We are currently developing a petrophysical/geomechanical lab that will be capable of determining frictional fault properties, gas sorption capacities of microporous material, flow through matrix and fractures of low permeability reservoir and seal rocks and pore structure characteristics of mudrocks. All under subsurface pressure, temperature and stress conditions.
Equipment that is in operation:
- Micromeritics Gemini VII 2390t to study surface area and pore size distribution of microporous materials, such as mudrocks, coal, activated carbon etc. Using nitrogen or carbon dioxide at temperatures at the 77 and 273 K respectively, covering pore sizes between <1 to several hundred nanometers.
- Harpers THMC Flow Bench, as a generous donation from Shell, contains 4 flow cells to perform long term hydro-chemical-mechanical testing of (low permeability) rocks. Designed for small samples (d=1 cm, l=2cm), hydrostatic stress and pore pressures of up to 20 MPa at temperatures <100C can be achieved. The flow bench allows for aqueous fluid sampling without pressure loss to study long-term chemical changes of porous or fractured samples.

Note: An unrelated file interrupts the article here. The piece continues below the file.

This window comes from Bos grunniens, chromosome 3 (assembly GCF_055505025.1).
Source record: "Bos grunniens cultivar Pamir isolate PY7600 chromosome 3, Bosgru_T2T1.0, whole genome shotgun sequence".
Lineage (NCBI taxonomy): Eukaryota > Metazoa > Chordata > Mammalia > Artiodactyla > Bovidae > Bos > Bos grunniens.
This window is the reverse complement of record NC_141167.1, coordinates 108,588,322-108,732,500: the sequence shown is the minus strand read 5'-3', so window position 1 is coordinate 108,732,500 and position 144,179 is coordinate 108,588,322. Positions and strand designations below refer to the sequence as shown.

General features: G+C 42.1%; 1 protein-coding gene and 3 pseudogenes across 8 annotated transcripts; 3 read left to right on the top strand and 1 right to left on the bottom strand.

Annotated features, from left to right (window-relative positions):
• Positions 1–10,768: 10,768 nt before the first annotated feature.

- 2 Dynchem α Sorptionanalyser, recording CO2, CH4, N2, (H2) adsorption isotherms at pressures up to 30 MPa and temperatures up to 80C.
- Dynchem Permeameter, recording permeability on matrix or fractured samples at pore pressure up to 30 MPa, confining pressure up to 50 MPa and temperatures up to about 80C. Steady-state and unsteady-state measurements are possible down to permeabilities on the nanoDarcy range, either using a mass flow controller or calibrated volumes.
- Shear Rig, triaxial rig to measure frictional properties of fault gouges and fault permeability evolution with shear deformation (currently under development).